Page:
One night last fall in Morph, my small group looked at the passage in Romans that says, “They exchanged the truth about God for a lie and worshiped and served the creature rather than the Creator” (Rom. 1:25).
I wrote a note in the margin of my book: Jane Eyre.
I adore the novel Jane Eyre. I have multiple copies and if I ever find one for a good price at a library sale, I pick up a copy to have on hand to give away. I’ve given away more copies than I own.
I moved to Alaska in 2005, and while I was packing, I decided to get some audio books and listen as I worked. I picked up Jane Eyre from the library and started in on it. Quickly, I discovered that I was noticing things I’d completely missed in my reading of the text. I was so familiar with it that I often would consume whole pages, rather than read individual sentences.
And then, just before the climax of the story, I came to a line that changed my whole understanding.
Jane Eyre is a redemption tale. It’s a story about a governess who goes to work for a man named Mr. Rochester. He’s wild and untamed, and she’s quiet and chaste. And they fall in love.
On their wedding day, his past sins find him out, and Jane discovers that he keeps a madwoman in his attic—his wife. He intended bigamy, because life had given him pain and he had found purity and joy and wanted it.
It’s easy to see Rochester’s character arc in Jane Eyre. He was sinned against, and he sinned against others in response, and only after Jane leaves, ripping away from him all hope of happiness, and his physical prowess and sight are taken from him in a fire that also kills his mad wife, does he begin to repent of his sins. At the end of the book, he says,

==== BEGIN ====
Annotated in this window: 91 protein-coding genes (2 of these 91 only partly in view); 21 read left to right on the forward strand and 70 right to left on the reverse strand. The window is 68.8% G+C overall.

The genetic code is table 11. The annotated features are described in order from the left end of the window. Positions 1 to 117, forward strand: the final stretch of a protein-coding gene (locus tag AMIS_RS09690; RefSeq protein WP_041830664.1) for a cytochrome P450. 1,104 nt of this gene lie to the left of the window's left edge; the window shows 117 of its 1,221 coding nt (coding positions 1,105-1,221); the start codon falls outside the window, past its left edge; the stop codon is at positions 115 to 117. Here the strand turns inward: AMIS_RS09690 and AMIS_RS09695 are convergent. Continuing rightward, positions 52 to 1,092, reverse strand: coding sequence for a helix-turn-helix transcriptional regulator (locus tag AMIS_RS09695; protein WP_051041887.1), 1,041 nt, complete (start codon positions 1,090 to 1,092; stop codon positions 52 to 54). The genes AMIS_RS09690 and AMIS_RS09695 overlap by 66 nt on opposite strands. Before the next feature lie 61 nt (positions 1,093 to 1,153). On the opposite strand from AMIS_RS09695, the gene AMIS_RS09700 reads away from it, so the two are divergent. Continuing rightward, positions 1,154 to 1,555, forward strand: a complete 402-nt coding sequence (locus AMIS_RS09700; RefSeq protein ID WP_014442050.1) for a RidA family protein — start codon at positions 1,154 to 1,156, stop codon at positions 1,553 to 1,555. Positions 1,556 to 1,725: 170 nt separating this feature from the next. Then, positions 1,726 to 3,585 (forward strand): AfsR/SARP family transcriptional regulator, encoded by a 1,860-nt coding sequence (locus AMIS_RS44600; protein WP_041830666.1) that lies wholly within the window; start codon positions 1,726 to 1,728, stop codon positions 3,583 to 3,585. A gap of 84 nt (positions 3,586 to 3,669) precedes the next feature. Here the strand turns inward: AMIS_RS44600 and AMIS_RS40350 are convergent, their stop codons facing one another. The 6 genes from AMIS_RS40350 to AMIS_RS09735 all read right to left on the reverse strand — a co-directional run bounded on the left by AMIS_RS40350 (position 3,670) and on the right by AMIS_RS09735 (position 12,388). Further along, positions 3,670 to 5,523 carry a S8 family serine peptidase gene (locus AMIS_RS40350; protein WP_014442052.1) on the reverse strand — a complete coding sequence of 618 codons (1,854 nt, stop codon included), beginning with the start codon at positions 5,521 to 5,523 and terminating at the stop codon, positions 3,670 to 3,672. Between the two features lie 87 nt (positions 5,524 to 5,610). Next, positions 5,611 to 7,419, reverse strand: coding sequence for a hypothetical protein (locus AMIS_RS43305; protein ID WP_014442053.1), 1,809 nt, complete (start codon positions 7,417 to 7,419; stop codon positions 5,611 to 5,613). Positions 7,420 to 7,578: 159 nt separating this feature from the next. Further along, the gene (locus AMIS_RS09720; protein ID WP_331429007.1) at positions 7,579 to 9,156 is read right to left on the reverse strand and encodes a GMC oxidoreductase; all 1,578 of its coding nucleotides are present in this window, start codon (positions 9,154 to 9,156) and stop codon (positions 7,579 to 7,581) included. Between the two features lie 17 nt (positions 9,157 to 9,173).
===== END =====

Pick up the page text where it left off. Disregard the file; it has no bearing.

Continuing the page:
I did wrong: I would have sullied my innocent flower—breathed guilt on its purity: the Omnipotent snatched it from me. . . . Divine justice pursued its course; disasters came thick on me: I was forced to pass through the valley of the shadow of death. His chastisements are mighty; and one smote me which has humbled me for ever. You know I was proud of my strength: but what is it now, when I must give it over to foreign guidance, as a child does its weakness? Of late, Jane—only—only of late—I began to see and acknowledge the hand of God in my doom. I began to experience remorse, repentance; the wish for reconcilement to my Maker. I began sometimes to pray: very brief prayers they were, but very sincere.
It is easy to see Jane as simply the victim of Rochester’s sin. She, after all, entered the relationship in good faith, with pure intentions.
But the line that caught my ear that day was just before everything goes sideways, during the happy weeks of the couple’s engagement. Jane says of that time: “My future husband was becoming to me my whole world; and more than the world: almost my hope of heaven. He stood between me and every thought of religion, as an eclipse intervenes between man and the broad sun. I could not, in those days, see God for his creature of whom I had made an idol.”
I read Romans 1, and it is so simple to see the list of sins and excuse myself from the remonstrance of the passage because I’ve been “good” and avoided the things on that list. But the ultimate accusation against mankind in that passage is one of exchange: we exchanged the truth of God for a lie and worshiped the creature rather than the Creator.
And suddenly I see myself standing with Jane, recognizing the things that stand like an eclipse between me and the sun, the idols I make.
This post was adapted by the author from one originally published at carolyncgivens.com